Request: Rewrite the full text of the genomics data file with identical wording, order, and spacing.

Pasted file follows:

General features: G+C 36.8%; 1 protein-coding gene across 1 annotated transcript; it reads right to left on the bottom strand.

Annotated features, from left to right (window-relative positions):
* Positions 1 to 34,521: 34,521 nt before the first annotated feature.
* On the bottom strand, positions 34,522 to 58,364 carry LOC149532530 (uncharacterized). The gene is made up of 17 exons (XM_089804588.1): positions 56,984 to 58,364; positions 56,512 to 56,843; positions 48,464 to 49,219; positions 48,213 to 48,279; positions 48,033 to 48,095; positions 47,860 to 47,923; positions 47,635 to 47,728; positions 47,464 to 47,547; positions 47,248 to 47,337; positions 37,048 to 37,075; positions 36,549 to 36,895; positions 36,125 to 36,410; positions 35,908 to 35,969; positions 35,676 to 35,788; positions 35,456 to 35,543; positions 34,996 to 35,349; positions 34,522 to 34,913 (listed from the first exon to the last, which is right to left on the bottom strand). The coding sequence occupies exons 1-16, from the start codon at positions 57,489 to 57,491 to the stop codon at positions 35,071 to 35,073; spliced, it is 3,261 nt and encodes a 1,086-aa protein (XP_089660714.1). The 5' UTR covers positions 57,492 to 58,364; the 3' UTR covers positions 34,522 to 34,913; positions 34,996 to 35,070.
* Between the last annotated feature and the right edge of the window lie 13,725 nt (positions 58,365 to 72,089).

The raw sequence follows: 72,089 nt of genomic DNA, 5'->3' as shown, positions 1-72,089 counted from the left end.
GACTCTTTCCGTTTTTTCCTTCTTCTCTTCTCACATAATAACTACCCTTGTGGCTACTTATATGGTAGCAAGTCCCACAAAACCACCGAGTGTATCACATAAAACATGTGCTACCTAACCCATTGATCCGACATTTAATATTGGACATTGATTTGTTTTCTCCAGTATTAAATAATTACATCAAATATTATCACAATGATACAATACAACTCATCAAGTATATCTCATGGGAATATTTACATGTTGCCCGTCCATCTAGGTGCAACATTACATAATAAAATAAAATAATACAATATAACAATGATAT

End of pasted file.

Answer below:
General features: G+C 36.8%; 1 protein-coding gene across 1 annotated transcript; it reads right to left on the bottom strand.

Annotated features, from left to right (window-relative positions):
* Positions 1 to 34,521: 34,521 nt before the first annotated feature.
* On the bottom strand, positions 34,522 to 58,364 carry LOC149532530 (uncharacterized). The gene is made up of 17 exons (XM_089804588.1): positions 56,984 to 58,364; positions 56,512 to 56,843; positions 48,464 to 49,219; positions 48,213 to 48,279; positions 48,033 to 48,095; positions 47,860 to 47,923; positions 47,635 to 47,728; positions 47,464 to 47,547; positions 47,248 to 47,337; positions 37,048 to 37,075; positions 36,549 to 36,895; positions 36,125 to 36,410; positions 35,908 to 35,969; positions 35,676 to 35,788; positions 35,456 to 35,543; positions 34,996 to 35,349; positions 34,522 to 34,913 (listed from the first exon to the last, which is right to left on the bottom strand). The coding sequence occupies exons 1-16, from the start codon at positions 57,489 to 57,491 to the stop codon at positions 35,071 to 35,073; spliced, it is 3,261 nt and encodes a 1,086-aa protein (XP_089660714.1). The 5' UTR covers positions 57,492 to 58,364; the 3' UTR covers positions 34,522 to 34,913; positions 34,996 to 35,070.
* Between the last annotated feature and the right edge of the window lie 13,725 nt (positions 58,365 to 72,089).

The raw sequence follows: 72,089 nt of genomic DNA, 5'->3' as shown, positions 1-72,089 counted from the left end.
GACTCTTTCCGTTTTTTCCTTCTTCTCTTCTCACATAATAACTACCCTTGTGGCTACTTATATGGTAGCAAGTCCCACAAAACCACCGAGTGTATCACATAAAACATGTGCTACCTAACCCATTGATCCGACATTTAATATTGGACATTGATTTGTTTTCTCCAGTATTAAATAATTACATCAAATATTATCACAATGATACAATACAACTCATCAAGTATATCTCATGGGAATATTTACATGTTGCCCGTCCATCTAGGTGCAACATTACATAATAAAATAAAATAATACAATATAACAATGATAT